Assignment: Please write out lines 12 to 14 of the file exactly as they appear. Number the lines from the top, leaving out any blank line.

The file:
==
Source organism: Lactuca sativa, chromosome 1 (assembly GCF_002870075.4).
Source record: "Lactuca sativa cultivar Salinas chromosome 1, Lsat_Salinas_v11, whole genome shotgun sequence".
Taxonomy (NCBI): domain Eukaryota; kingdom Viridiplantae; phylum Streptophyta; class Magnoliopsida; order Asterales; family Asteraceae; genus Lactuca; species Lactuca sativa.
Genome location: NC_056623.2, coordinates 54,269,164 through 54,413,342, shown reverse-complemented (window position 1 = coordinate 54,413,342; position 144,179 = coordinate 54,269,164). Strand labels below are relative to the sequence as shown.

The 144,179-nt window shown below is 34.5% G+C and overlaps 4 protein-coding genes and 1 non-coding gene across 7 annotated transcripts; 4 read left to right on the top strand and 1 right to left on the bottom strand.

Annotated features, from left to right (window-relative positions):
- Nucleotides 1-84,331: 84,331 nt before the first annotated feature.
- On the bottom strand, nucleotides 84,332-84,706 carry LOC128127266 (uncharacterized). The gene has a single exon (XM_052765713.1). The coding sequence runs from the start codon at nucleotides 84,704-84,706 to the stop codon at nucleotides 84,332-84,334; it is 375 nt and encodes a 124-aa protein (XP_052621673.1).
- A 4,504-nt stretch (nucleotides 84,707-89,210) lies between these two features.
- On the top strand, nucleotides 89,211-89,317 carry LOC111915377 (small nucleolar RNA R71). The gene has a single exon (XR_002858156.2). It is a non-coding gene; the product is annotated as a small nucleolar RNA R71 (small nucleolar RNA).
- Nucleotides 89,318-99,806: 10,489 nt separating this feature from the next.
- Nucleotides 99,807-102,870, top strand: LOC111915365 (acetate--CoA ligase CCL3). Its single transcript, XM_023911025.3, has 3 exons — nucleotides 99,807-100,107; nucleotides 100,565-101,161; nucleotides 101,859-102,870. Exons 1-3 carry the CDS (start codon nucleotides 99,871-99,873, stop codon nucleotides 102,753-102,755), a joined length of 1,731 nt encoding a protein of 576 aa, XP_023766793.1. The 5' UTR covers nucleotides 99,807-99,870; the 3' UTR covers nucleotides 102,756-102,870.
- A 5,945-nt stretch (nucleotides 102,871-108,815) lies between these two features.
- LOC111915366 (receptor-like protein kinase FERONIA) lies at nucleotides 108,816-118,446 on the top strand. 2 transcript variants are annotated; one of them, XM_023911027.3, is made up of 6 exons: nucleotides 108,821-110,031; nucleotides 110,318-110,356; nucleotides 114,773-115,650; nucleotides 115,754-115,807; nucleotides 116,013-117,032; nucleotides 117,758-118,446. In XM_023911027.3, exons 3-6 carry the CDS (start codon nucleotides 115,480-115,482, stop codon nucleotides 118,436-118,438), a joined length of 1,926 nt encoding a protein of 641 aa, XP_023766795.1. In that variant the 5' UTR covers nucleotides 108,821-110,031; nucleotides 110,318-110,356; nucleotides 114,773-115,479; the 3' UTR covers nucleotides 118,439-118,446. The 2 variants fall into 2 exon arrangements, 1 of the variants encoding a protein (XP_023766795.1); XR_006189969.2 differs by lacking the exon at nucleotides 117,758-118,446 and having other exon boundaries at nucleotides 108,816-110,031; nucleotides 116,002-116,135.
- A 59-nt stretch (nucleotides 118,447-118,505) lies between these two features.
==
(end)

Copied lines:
- Nucleotides 99,807-102,870, top strand: LOC111915365 (acetate--CoA ligase CCL3). Its single transcript, XM_023911025.3, has 3 exons — nucleotides 99,807-100,107; nucleotides 100,565-101,161; nucleotides 101,859-102,870. Exons 1-3 carry the CDS (start codon nucleotides 99,871-99,873, stop codon nucleotides 102,753-102,755), a joined length of 1,731 nt encoding a protein of 576 aa, XP_023766793.1. The 5' UTR covers nucleotides 99,807-99,870; the 3' UTR covers nucleotides 102,756-102,870.
- A 5,945-nt stretch (nucleotides 102,871-108,815) lies between these two features.
- LOC111915366 (receptor-like protein kinase FERONIA) lies at nucleotides 108,816-118,446 on the top strand. 2 transcript variants are annotated; one of them, XM_023911027.3, is made up of 6 exons: nucleotides 108,821-110,031; nucleotides 110,318-110,356; nucleotides 114,773-115,650; nucleotides 115,754-115,807; nucleotides 116,013-117,032; nucleotides 117,758-118,446. In XM_023911027.3, exons 3-6 carry the CDS (start codon nucleotides 115,480-115,482, stop codon nucleotides 118,436-118,438), a joined length of 1,926 nt encoding a protein of 641 aa, XP_023766795.1. In that variant the 5' UTR covers nucleotides 108,821-110,031; nucleotides 110,318-110,356; nucleotides 114,773-115,479; the 3' UTR covers nucleotides 118,439-118,446. The 2 variants fall into 2 exon arrangements, 1 of the variants encoding a protein (XP_023766795.1); XR_006189969.2 differs by lacking the exon at nucleotides 117,758-118,446 and having other exon boundaries at nucleotides 108,816-110,031; nucleotides 116,002-116,135.